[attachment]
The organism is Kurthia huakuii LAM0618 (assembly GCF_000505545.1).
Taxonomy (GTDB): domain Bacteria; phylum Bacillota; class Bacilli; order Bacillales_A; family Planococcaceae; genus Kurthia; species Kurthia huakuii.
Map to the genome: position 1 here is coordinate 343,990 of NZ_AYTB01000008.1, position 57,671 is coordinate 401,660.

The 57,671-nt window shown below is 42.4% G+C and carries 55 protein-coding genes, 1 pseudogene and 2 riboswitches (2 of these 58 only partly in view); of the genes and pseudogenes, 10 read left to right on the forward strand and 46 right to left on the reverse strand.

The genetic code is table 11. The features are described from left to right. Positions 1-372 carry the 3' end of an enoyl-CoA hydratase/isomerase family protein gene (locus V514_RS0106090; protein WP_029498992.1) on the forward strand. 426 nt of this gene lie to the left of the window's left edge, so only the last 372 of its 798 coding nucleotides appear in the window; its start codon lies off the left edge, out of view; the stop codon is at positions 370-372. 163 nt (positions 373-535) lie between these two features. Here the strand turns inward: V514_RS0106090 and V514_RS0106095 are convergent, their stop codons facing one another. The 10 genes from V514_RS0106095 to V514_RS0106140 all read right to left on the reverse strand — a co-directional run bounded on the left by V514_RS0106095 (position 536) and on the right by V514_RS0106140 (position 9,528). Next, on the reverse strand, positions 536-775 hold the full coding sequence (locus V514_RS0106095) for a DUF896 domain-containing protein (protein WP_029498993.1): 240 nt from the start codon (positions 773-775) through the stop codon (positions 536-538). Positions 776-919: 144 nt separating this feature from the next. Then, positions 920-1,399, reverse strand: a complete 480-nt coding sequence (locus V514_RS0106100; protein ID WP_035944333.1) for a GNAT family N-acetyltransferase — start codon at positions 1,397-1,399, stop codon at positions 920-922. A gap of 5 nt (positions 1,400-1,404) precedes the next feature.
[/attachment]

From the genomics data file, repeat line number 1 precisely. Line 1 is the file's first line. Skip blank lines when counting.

The organism is Kurthia huakuii LAM0618 (assembly GCF_000505545.1).